Whoa, let’s not jump the gun here. First, I doubt that the biochemisty change he’s talking about, harmful or not, is the same as one might get watching a sunset, whether in the type or the intensity. Second, he said nothing on banning anything. Seems to me some of us are getting worked up way to soon. I worry that us gamers may be jumping the gun on anyone who may show gaming in any sort of negative light. Has anyone here actually looked at his study? Or at ESA’s counter? Or at his own counter of the ESA?



    "The difference between genius and stupidity is that genius has its limits." -Albert Einstein

  6. 0
    Bennett Beeny says:

    Where are these "hints of causality" the article speaks of? All I see is talk of correlation. We already know there’s a correlation between excessive video game playing and depression. What we need to know is which one is the result of the other.

    As for "When you play the games, your biochemistry does change," Gentile said, "and it changes in many of the same ways that it does if you take cocaine." – the same can be said of any activity that increases happiness. Watching the sunset in Hawaii could also cause a similar effect. So should we ban holidays to Hawaii? I don’t think so.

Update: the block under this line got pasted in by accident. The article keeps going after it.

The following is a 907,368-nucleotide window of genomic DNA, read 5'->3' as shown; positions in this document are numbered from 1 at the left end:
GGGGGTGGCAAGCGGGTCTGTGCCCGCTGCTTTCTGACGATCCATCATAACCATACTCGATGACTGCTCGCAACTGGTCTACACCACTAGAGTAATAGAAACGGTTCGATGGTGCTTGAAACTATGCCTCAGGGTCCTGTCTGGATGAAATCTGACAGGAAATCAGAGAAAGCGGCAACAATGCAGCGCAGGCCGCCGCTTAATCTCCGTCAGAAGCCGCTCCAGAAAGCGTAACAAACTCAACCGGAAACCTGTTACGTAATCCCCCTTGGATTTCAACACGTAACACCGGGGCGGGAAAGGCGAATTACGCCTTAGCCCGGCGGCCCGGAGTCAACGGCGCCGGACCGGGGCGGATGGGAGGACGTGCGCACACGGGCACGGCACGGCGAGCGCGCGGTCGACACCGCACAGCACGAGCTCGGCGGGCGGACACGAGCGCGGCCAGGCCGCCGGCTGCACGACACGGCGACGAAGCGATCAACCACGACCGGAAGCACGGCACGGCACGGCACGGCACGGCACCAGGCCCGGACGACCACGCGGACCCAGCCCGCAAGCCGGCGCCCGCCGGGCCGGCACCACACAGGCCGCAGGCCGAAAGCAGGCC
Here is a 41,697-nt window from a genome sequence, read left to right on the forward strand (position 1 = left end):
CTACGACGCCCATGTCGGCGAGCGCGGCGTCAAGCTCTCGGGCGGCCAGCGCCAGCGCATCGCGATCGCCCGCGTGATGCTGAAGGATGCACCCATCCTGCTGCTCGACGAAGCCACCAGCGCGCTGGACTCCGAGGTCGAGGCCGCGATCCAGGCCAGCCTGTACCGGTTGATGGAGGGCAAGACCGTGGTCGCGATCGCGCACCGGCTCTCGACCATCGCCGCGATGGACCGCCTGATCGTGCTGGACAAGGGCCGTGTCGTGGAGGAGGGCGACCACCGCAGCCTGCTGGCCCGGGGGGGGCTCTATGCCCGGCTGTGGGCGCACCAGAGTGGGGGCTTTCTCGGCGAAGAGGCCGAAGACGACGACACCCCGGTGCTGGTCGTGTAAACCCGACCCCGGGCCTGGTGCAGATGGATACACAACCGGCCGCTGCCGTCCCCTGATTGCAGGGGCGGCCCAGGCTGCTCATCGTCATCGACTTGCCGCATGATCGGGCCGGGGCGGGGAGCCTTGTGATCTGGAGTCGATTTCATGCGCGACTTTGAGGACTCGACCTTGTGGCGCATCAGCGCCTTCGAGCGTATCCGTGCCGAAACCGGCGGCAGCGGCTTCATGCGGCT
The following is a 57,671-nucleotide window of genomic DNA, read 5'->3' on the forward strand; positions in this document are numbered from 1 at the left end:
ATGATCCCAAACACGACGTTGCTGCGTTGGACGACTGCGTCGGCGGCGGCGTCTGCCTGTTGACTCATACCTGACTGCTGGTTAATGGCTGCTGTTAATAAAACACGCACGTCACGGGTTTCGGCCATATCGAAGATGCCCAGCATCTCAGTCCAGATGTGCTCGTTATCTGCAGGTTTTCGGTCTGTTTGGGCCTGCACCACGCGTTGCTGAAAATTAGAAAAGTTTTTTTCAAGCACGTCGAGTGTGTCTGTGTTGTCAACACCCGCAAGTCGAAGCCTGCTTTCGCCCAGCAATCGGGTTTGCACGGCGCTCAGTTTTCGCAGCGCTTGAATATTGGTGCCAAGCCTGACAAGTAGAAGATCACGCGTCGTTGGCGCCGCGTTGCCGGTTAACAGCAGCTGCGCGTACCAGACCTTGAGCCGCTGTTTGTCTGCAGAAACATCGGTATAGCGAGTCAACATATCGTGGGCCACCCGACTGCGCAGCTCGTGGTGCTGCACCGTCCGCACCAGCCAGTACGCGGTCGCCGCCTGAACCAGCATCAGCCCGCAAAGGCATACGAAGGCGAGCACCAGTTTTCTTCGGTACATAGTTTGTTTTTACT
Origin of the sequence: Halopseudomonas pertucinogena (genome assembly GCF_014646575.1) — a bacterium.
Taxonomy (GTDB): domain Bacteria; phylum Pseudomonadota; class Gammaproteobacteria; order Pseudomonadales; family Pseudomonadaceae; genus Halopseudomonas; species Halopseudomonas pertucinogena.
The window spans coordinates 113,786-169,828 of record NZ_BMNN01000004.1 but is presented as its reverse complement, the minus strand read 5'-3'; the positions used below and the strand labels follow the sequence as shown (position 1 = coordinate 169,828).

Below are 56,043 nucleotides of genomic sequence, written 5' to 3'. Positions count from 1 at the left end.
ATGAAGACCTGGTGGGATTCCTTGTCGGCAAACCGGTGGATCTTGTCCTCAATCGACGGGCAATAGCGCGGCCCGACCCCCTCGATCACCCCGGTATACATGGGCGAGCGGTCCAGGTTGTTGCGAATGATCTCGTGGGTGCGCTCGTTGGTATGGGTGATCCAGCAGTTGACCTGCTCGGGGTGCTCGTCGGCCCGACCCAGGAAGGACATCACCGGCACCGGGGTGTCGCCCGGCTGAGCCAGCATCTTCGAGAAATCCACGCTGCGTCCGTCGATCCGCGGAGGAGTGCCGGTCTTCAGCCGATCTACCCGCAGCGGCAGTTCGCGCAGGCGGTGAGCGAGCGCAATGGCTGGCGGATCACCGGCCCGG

I’m sure depressed kids in Hawaii go out and look at the sunset. I’m sure there’s a correlation between excessive sunset-watching and depression. I just don’t know for sure if the sunset-watching is a cause of the depression, or an attempt to self-medicate. Though I have a pretty strong hunch that it’s the latter. I think the same is probably true for excessive game-playing.

  7. 0
    Sajomir says:

    He’s said absolutely nothing about emotional reactions to games. He’s talking about actual chemicals being produced in the brain that produce a "rush" or a "high." (you can argue that emotions are similar chemicals, but I don’t think many people equate an adrenaline rush with an emotion)

    In that sense, he’s just saying that people get pathological reactions to some other things for similar reasons. An adrenaline junkie who does stunts/skydiving/whatever does it for that rush, which comes from chemicals in his body. A drug addict does drugs because the chemicals in his body feel good. A gamer plays games they find exciting (could be violent fast-paced games, strategy games, or tricky puzzles) because that excitment can generate a rush, which is the same as the adrenaline seeker.

    Some people want to feel that rush all the time, at any cost, even if it becomes a hindrance to their daily lives. Hence, why people want to recognize THAT level of gaming as a behavioral disease.

  8. 0
    BrazBane says:

    Well duh kids want new games.  I love the crap out of the Uncharted games still wouldn’t want to play them and only them forever. 

    I’m also disturbed that this scholar is arguing that having an emotional reaction to a game is pathological.  Considering that games are a (still developing) storytelling medium, not having an emotional reaction is either a sign that the developers made some serious miscalculations with story or it’s simply not a story that appeals to you.

  9. 0
    Arell says:

    Are they saying that excessive gaming makes people depressed and anxious?  I think he got it backwards.  Depressed, anxious people are more likely to "pathologically game."